Agreed that Kitcher's chapter on the epistemology 
of science (I think it's called "Believing Where 
We Cannot Prove") is one of the book's strong 
points, although rather vague when it comes to 
criteria of theory choice. It is one of the few 
accounts of scientific evidence and confirmation 
that is neither painfully oversimplified, nor 
inaccessibly technical. These days, though, I 
just copy that one chapter and use it in 
conjunction with articles that deal with the 
recent debate, including the Orr article you 
mention below.

I teach this material in philosophy of science 
classes, where it's essential to "teach the 
controversy," but Kitcher's book actually 
provides one of the best arguments against trying 
to do this in biology classes, particularly high 
school biology classes. Essentially it comes down 
to what's the most important thing to do when 
time is limited and when your opponents are more 
like professional magicians than serious 
researchers. I don't say that Kitcher's arguments 
are decisive, but I have my students weigh what 
he says against arguments like Michael's (which 
was also made by Neil Postman in The Nation back 
in the 1980s).

Incidentally, while Kitcher would agree that 
science is uncertain, he wouldn't characterize it 
as non-objective, at least if that is taken to 
mean incapable of getting closer to the truth. 
See his more technical book, The Advancement of 


At 8:04 PM -0500 2/26/07, Jon Beckwith wrote:
>Phil-  What I really like about Kitcher's book 
>is how it simultaneously deals with "creation 
>science" (and even ID, although it wasn't called 
>that, there were arguments of the ID type at the 
>time) and science.  Stating right off the bat 
>that "science is an exercise in believing what 
>we cannot prove" , but effectively goes on to 
>delineate what distinguishes science from things 
>like creation science etc.  I use it in a course 
>I teach and it is really effective in that 
>sense.   That is, I almost am using it more to 
>give a more accurate picture of science than 
>students have absorbed- its weaknesses as well 
>as its strengths (which can be the same thing). 
>I really liked H. Allen Orr's (an evolutionist) 
>article on ID a couple of years ago in the New 
>Yorker.  I was really excited by Michael's 
>article as I have been suggesting teaching both 
>evolution and creation science together (e.g. a 
>la Kitcher) as a way to achieve the two goals-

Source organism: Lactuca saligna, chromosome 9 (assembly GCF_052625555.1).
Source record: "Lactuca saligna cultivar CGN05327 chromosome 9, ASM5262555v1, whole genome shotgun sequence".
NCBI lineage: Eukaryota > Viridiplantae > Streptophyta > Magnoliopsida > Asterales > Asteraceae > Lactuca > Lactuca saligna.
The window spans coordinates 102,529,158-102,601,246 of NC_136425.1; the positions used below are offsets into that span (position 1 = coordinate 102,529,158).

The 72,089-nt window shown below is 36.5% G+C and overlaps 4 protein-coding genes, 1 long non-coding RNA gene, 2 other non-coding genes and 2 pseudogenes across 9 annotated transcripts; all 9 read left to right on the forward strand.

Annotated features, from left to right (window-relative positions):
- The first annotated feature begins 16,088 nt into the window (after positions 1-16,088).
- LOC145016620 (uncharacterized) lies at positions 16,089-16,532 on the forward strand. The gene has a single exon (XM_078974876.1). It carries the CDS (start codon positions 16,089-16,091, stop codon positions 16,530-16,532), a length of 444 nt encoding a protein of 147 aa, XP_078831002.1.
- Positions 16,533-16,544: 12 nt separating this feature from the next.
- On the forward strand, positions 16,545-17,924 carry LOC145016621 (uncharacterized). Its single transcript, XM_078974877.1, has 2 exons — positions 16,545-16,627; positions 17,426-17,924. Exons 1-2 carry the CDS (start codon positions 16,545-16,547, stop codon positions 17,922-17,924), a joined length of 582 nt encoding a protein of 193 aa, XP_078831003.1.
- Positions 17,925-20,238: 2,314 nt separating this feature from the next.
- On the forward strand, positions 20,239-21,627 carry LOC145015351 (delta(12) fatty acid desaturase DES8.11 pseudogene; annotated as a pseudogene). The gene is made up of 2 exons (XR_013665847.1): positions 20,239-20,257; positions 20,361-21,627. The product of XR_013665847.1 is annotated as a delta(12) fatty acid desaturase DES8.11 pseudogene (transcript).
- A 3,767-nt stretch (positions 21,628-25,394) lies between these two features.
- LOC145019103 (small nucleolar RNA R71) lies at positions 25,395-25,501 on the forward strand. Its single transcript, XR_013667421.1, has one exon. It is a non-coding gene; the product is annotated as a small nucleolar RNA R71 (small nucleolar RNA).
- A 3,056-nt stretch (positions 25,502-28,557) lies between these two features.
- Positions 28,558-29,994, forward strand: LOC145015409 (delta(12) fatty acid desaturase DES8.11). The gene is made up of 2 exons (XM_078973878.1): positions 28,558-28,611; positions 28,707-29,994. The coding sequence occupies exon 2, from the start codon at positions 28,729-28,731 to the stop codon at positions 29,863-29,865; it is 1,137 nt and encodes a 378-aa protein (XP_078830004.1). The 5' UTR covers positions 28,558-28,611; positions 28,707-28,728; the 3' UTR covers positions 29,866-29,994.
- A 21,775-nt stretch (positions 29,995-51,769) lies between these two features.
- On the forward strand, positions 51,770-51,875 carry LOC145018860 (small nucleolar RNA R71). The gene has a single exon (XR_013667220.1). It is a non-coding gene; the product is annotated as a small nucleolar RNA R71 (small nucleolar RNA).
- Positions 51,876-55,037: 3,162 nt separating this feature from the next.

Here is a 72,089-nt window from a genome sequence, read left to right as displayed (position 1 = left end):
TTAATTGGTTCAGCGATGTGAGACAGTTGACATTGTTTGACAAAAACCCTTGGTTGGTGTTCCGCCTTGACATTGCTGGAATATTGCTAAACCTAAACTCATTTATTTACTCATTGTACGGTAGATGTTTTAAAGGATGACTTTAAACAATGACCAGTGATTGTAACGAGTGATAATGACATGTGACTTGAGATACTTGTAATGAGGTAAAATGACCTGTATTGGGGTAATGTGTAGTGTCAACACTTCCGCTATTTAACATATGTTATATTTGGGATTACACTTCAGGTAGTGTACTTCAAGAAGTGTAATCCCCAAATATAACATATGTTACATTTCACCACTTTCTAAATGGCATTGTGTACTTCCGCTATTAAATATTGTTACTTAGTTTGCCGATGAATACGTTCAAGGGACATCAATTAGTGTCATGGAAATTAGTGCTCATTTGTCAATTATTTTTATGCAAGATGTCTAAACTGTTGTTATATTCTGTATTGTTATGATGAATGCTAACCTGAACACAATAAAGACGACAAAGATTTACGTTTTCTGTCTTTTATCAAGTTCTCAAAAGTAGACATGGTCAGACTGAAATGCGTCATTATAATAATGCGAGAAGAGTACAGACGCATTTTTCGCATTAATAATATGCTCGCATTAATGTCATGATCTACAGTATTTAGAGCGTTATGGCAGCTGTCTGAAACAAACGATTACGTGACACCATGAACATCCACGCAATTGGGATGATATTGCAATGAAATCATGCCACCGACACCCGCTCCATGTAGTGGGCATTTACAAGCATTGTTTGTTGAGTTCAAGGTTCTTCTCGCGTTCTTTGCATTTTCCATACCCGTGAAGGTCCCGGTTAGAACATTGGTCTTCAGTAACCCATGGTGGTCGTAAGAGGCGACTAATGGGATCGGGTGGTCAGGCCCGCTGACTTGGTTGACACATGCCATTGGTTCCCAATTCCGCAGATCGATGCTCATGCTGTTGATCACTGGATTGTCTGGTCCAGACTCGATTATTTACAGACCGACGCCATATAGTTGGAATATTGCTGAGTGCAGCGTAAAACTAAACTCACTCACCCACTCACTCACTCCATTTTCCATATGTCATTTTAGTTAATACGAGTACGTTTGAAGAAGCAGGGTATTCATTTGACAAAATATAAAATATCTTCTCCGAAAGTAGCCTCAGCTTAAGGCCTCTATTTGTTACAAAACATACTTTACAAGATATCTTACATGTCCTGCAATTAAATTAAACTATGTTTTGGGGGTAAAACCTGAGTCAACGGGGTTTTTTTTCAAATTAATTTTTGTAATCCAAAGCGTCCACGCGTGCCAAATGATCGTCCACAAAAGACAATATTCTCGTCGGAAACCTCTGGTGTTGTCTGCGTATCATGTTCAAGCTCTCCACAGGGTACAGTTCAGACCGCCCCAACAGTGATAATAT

>exposing the non-scientific nature of the 
>ct\reationists arguments and "exposing" the 
>wonderful non-objectivity and uncertainty of 
>						Jon
>At 03:38 PM 2/26/2007, you wrote:
>>Kitcher's book is titled Abusing Science--it's 
>>good for the most part (although the chapter on 
>>science and religion is weak, and Kitcher 
>>himself has subsequently conceded that his 
>>"plea for peaceful coexistence [between science 
>>and religion] ... was too facile"), but it was 
>>written in 1982 and is out of date (the young 
>>earth creationism that is his main target is 
>>only one among many creationist views now being 
>>advocated). I've suggested to him that he 
>>should reissue it with his 2002 essay on ID 
>>theory ("Born Again Creationism", reprinted in 
>>In Mendel's Mirror) as a postcript. However, 
>>the best (meaning philosophically most 
>>sophisticated) monograph on these issues is 
>>still Robert Pennock's Tower of Babel (MIT, 
>>1999), although I have several specific 
>>disagreements with it. The best collection is 
>>Pennock's Intelligent Design Creationism and 
>>Its Critics (MIT, 2001). --PG
>>>>On the issue of creationism., ID and 
>>>>evolution, I strongly recommend the book "Use 
>>>>and Abuse of Biology"m MIT Press, by Philip 
>>>>Kitcher- a philosopher at Columbia- an older 
>>>>but timeless book plus his recent article in 
>>>>his book "In Mendel's Mirror" Oxford Univ. 
>Jon Beckwith
>Dept. of Microbiology and Molecular Genetics
>Harvard Medical School
>200 Longwood Ave.
>Boston, MA 02115
>Tel. 617-432-1920
>FAX 617-738-7664
>e-mail [log in to unmask]
>website <>
>Recent books and articles:
>My book, a memoir entitled: Making Genes, Making 
>Waves: A Social Activist in Science, Harvard 
>University Press, 2002. 
>Copies conformes ou copies qu'on forme ? J. 
>Beckwith. Sciences et Avenir Hors-SÚrie #149, 
>p.71 (2006)
>Should we make a fuss? A case for social 
>responsibility in science. F. Huang and J. 
>Beckwith, Nature Biotechnology. 23:1479-1480 
>Whither Human Behavioral Genetics, J. Beckwith in Wrestling with
>Behavioral Genetics: Ethics, Science, and Public 
>Conversation, eds. E. Parens, A. Chapman and N. 
>Press.  Johns Hopkins University Press (2005)